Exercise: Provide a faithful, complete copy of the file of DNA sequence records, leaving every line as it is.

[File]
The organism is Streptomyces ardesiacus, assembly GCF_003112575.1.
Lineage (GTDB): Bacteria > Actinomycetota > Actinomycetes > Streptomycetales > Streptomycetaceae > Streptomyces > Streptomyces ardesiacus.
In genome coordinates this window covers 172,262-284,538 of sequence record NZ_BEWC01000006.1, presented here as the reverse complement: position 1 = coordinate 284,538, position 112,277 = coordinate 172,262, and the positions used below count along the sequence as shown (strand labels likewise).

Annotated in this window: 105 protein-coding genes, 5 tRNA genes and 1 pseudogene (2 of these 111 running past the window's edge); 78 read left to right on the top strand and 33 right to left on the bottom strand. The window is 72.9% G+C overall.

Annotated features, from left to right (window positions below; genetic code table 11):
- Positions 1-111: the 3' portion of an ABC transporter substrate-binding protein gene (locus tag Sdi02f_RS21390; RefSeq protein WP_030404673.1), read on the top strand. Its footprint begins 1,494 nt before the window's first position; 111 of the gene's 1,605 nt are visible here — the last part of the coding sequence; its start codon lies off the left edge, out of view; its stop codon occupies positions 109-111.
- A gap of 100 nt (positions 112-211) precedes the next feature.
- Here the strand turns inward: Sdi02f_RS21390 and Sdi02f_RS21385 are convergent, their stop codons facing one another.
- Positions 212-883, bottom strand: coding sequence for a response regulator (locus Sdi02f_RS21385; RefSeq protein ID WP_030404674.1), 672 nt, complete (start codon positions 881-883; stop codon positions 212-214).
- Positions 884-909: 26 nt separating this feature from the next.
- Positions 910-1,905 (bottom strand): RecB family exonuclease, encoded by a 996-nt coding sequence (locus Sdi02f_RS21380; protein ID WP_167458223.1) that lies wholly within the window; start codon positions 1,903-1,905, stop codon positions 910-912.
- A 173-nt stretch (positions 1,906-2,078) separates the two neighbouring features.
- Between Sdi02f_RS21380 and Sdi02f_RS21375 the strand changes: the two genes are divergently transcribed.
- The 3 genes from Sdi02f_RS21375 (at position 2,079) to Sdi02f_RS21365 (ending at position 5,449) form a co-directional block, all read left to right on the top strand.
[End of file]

The organism is Streptomyces ardesiacus, assembly GCF_003112575.1.
Lineage (GTDB): Bacteria > Actinomycetota > Actinomycetes > Streptomycetales > Streptomycetaceae > Streptomyces > Streptomyces ardesiacus.
In genome coordinates this window covers 172,262-284,538 of sequence record NZ_BEWC01000006.1, presented here as the reverse complement: position 1 = coordinate 284,538, position 112,277 = coordinate 172,262, and the positions used below count along the sequence as shown (strand labels likewise).

Annotated in this window: 105 protein-coding genes, 5 tRNA genes and 1 pseudogene (2 of these 111 running past the window's edge); 78 read left to right on the top strand and 33 right to left on the bottom strand. The window is 72.9% G+C overall.

Annotated features, from left to right (window positions below; genetic code table 11):
- Positions 1-111: the 3' portion of an ABC transporter substrate-binding protein gene (locus tag Sdi02f_RS21390; RefSeq protein WP_030404673.1), read on the top strand. Its footprint begins 1,494 nt before the window's first position; 111 of the gene's 1,605 nt are visible here — the last part of the coding sequence; its start codon lies off the left edge, out of view; its stop codon occupies positions 109-111.
- A gap of 100 nt (positions 112-211) precedes the next feature.
- Here the strand turns inward: Sdi02f_RS21390 and Sdi02f_RS21385 are convergent, their stop codons facing one another.
- Positions 212-883, bottom strand: coding sequence for a response regulator (locus Sdi02f_RS21385; RefSeq protein ID WP_030404674.1), 672 nt, complete (start codon positions 881-883; stop codon positions 212-214).
- Positions 884-909: 26 nt separating this feature from the next.
- Positions 910-1,905 (bottom strand): RecB family exonuclease, encoded by a 996-nt coding sequence (locus Sdi02f_RS21380; protein ID WP_167458223.1) that lies wholly within the window; start codon positions 1,903-1,905, stop codon positions 910-912.
- A 173-nt stretch (positions 1,906-2,078) separates the two neighbouring features.
- Between Sdi02f_RS21380 and Sdi02f_RS21375 the strand changes: the two genes are divergently transcribed.
- The 3 genes from Sdi02f_RS21375 (at position 2,079) to Sdi02f_RS21365 (ending at position 5,449) form a co-directional block, all read left to right on the top strand.